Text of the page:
# (I) Find y' for y=y(x) defined implicitly by `3y^2-x^2+2x-y-3=0` . (II) And evaluate y' at (1,1).

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lemjay | Certified Educator

`3y^2-x^2+2x-y-3=0`

(I) To determine y', differentiate both sides of the equation with respect to x.

`d/dx(3y^2-x^2+2x-y-3)=d/dx 0`

`6y dy/dx - 2x +2 - dy/dx - 0 = 0`

`6yy' - 2x + 2 -y' =0`

Then, group the terms with y'.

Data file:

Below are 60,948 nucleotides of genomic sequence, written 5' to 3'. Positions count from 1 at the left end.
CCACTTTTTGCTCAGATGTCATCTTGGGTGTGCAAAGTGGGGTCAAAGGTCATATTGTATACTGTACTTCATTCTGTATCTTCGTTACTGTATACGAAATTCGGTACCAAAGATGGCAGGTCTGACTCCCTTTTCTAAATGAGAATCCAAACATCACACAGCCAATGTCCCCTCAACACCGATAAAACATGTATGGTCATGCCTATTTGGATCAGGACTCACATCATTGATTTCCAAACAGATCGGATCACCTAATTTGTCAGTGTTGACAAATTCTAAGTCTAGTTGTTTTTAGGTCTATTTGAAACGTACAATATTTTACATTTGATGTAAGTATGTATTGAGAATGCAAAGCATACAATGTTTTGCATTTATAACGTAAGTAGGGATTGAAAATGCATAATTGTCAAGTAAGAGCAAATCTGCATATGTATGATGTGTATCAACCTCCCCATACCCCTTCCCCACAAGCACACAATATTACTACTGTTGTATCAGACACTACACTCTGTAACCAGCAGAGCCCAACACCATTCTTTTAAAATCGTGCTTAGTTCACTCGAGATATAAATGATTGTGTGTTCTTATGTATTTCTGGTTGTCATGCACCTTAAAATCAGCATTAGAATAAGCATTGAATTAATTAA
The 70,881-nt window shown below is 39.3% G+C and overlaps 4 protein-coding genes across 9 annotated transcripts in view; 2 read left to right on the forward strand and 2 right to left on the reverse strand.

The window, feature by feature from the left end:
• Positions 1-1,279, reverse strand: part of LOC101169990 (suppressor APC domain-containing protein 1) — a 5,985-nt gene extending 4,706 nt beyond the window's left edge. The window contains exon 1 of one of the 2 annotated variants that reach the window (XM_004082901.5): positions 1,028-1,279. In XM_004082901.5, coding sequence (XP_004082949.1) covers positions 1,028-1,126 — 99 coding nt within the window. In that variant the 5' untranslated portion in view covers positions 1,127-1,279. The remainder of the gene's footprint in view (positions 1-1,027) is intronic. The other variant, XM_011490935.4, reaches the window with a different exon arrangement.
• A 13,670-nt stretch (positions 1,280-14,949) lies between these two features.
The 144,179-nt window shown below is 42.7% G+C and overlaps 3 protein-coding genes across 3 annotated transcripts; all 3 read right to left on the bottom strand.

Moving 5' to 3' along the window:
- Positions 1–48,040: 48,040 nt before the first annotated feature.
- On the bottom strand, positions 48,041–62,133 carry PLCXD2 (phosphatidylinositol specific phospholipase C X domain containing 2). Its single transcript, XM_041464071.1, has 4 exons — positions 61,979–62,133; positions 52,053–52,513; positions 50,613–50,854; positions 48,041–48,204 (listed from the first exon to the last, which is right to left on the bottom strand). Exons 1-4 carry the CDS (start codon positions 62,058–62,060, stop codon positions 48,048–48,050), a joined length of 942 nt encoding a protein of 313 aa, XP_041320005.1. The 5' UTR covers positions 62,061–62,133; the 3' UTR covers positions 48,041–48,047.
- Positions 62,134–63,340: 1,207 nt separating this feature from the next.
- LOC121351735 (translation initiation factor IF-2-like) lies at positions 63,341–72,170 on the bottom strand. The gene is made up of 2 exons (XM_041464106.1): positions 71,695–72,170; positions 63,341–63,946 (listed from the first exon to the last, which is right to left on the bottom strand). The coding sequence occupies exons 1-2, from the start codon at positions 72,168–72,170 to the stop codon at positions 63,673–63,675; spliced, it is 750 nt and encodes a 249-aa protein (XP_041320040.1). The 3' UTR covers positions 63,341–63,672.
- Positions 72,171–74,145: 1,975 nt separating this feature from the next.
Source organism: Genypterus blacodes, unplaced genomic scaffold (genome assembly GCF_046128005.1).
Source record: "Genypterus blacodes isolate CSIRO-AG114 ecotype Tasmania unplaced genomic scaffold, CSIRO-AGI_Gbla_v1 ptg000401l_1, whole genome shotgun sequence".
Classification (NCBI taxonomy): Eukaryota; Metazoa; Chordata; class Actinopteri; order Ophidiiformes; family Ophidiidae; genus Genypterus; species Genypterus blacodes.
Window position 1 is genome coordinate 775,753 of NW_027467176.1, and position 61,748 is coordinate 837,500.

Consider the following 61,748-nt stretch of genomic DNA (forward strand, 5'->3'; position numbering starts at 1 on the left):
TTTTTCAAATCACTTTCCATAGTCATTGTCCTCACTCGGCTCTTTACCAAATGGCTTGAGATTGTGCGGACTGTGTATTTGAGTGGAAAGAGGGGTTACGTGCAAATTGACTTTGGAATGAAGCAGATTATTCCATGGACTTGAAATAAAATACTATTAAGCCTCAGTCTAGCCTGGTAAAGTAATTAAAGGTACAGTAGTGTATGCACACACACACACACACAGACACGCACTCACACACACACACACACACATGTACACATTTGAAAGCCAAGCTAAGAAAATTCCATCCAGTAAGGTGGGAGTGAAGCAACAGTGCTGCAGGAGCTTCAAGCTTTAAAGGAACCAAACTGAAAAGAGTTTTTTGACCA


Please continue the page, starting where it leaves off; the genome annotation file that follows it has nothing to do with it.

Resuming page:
`(6yy' - y') - 2x + 2 = 0`

Factor the GCF of the group.

`y'(6y - 1) - 2x + 2 = 0`

Then, isolate y'.

`y'(6y - 1) -2x + 2x +2 - 2 = 0 + 2x - 2`

`y'(6y - 1) = 2x - 2`

`(y'(6y - 1))/(6y-1)= ( 2x - 2)/(6y-1)`

`y'=(2x-2)/(6y-1)`

**Hence, `y'=(2x-2)/(6y-1)` .**

(II) To solve for the value of y' at point (1,1), plug-in x=1 and y=1 to the derivative.

`y'=(2x-2)/(6y-1)`

`y'=(2*1-2)/(6*1-1)`

`y'=(2-2)/(6-1)`

`y'=0/5`

`y'=0`

**Hence, at (1,1), `y'=0` .**